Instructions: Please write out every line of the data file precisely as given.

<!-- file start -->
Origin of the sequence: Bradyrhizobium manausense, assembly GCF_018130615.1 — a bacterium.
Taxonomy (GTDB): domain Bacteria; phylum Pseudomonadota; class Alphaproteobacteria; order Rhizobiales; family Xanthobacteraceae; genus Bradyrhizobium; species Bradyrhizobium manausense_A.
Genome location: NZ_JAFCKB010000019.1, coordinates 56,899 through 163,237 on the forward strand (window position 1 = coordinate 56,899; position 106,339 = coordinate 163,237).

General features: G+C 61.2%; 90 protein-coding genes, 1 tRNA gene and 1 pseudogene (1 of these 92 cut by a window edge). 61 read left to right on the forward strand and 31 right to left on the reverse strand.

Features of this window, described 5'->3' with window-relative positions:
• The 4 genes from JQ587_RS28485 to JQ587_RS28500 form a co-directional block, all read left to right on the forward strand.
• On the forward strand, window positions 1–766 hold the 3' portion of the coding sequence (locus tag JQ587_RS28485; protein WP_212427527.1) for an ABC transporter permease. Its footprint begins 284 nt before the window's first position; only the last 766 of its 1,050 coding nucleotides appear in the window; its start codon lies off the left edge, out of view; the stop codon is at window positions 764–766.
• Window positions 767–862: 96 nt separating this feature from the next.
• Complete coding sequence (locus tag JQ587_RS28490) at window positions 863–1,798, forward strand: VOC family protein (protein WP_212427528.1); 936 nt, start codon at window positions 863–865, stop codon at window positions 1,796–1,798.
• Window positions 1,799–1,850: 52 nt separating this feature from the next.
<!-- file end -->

Origin of the sequence: Bradyrhizobium manausense, assembly GCF_018130615.1 — a bacterium.
Taxonomy (GTDB): domain Bacteria; phylum Pseudomonadota; class Alphaproteobacteria; order Rhizobiales; family Xanthobacteraceae; genus Bradyrhizobium; species Bradyrhizobium manausense_A.
Genome location: NZ_JAFCKB010000019.1, coordinates 56,899 through 163,237 on the forward strand (window position 1 = coordinate 56,899; position 106,339 = coordinate 163,237).

General features: G+C 61.2%; 90 protein-coding genes, 1 tRNA gene and 1 pseudogene (1 of these 92 cut by a window edge). 61 read left to right on the forward strand and 31 right to left on the reverse strand.

Features of this window, described 5'->3' with window-relative positions:
• The 4 genes from JQ587_RS28485 to JQ587_RS28500 form a co-directional block, all read left to right on the forward strand.
• On the forward strand, window positions 1–766 hold the 3' portion of the coding sequence (locus tag JQ587_RS28485; protein WP_212427527.1) for an ABC transporter permease. Its footprint begins 284 nt before the window's first position; only the last 766 of its 1,050 coding nucleotides appear in the window; its start codon lies off the left edge, out of view; the stop codon is at window positions 764–766.
• Window positions 767–862: 96 nt separating this feature from the next.
• Complete coding sequence (locus tag JQ587_RS28490) at window positions 863–1,798, forward strand: VOC family protein (protein WP_212427528.1); 936 nt, start codon at window positions 863–865, stop codon at window positions 1,796–1,798.
• Window positions 1,799–1,850: 52 nt separating this feature from the next.